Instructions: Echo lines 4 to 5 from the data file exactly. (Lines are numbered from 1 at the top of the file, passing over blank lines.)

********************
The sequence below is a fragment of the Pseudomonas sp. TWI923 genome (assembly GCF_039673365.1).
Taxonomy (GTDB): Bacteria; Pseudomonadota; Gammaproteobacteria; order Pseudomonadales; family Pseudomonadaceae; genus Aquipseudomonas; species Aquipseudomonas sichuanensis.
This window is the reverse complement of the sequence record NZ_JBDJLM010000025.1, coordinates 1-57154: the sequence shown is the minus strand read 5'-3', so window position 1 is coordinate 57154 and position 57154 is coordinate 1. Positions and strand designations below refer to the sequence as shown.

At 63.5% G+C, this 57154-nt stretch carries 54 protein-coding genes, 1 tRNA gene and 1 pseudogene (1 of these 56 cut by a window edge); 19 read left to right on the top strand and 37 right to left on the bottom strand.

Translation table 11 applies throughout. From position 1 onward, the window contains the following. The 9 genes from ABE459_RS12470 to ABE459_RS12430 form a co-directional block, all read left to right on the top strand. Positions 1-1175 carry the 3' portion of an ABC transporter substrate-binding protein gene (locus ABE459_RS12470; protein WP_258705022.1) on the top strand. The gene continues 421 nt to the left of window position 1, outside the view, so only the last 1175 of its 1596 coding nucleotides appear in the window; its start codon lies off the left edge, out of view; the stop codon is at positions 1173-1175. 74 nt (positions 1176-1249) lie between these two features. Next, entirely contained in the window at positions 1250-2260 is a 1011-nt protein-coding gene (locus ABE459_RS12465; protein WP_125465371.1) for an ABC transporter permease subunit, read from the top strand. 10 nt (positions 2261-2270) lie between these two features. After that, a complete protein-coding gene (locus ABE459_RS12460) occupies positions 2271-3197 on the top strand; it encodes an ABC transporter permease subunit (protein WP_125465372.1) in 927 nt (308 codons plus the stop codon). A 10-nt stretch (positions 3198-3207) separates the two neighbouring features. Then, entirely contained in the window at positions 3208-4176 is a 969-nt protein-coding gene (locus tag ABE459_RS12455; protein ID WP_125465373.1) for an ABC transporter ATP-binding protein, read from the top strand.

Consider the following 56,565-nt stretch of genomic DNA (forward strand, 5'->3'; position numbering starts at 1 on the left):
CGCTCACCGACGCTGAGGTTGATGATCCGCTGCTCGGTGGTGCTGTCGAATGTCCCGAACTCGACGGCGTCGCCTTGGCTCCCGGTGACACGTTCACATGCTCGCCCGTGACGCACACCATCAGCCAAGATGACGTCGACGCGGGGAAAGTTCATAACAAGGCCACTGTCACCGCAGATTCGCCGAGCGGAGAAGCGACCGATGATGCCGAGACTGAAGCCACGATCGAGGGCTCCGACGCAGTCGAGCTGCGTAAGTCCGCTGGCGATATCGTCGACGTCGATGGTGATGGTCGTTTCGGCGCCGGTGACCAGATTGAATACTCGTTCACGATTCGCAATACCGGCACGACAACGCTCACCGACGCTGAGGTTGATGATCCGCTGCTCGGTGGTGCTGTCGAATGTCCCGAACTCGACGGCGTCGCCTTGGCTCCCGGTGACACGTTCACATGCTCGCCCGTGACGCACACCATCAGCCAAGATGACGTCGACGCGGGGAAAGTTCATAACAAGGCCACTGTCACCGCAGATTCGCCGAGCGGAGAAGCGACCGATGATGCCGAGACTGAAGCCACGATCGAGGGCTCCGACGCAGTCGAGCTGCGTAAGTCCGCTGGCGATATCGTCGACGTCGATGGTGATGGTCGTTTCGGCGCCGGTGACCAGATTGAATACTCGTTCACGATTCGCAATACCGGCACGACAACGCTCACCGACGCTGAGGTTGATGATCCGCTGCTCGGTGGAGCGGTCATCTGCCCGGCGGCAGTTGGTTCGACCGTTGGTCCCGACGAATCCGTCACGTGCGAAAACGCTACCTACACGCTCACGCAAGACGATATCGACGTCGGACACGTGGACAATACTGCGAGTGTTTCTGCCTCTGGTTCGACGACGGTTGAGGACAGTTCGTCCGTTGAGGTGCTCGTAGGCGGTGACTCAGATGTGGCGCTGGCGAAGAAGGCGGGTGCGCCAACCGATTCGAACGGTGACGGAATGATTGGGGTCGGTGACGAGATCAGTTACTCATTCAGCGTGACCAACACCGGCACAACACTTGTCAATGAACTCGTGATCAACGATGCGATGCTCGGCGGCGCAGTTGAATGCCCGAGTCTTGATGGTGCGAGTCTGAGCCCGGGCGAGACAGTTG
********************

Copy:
At 63.5% G+C, this 57154-nt stretch carries 54 protein-coding genes, 1 tRNA gene and 1 pseudogene (1 of these 56 cut by a window edge); 19 read left to right on the top strand and 37 right to left on the bottom strand.

Translation table 11 applies throughout. From position 1 onward, the window contains the following. The 9 genes from ABE459_RS12470 to ABE459_RS12430 form a co-directional block, all read left to right on the top strand. Positions 1-1175 carry the 3' portion of an ABC transporter substrate-binding protein gene (locus ABE459_RS12470; protein WP_258705022.1) on the top strand. The gene continues 421 nt to the left of window position 1, outside the view, so only the last 1175 of its 1596 coding nucleotides appear in the window; its start codon lies off the left edge, out of view; the stop codon is at positions 1173-1175. 74 nt (positions 1176-1249) lie between these two features. Next, entirely contained in the window at positions 1250-2260 is a 1011-nt protein-coding gene (locus ABE459_RS12465; protein WP_125465371.1) for an ABC transporter permease subunit, read from the top strand. 10 nt (positions 2261-2270) lie between these two features. After that, a complete protein-coding gene (locus ABE459_RS12460) occupies positions 2271-3197 on the top strand; it encodes an ABC transporter permease subunit (protein WP_125465372.1) in 927 nt (308 codons plus the stop codon). A 10-nt stretch (positions 3198-3207) separates the two neighbouring features. Then, entirely contained in the window at positions 3208-4176 is a 969-nt protein-coding gene (locus tag ABE459_RS12455; protein ID WP_125465373.1) for an ABC transporter ATP-binding protein, read from the top strand.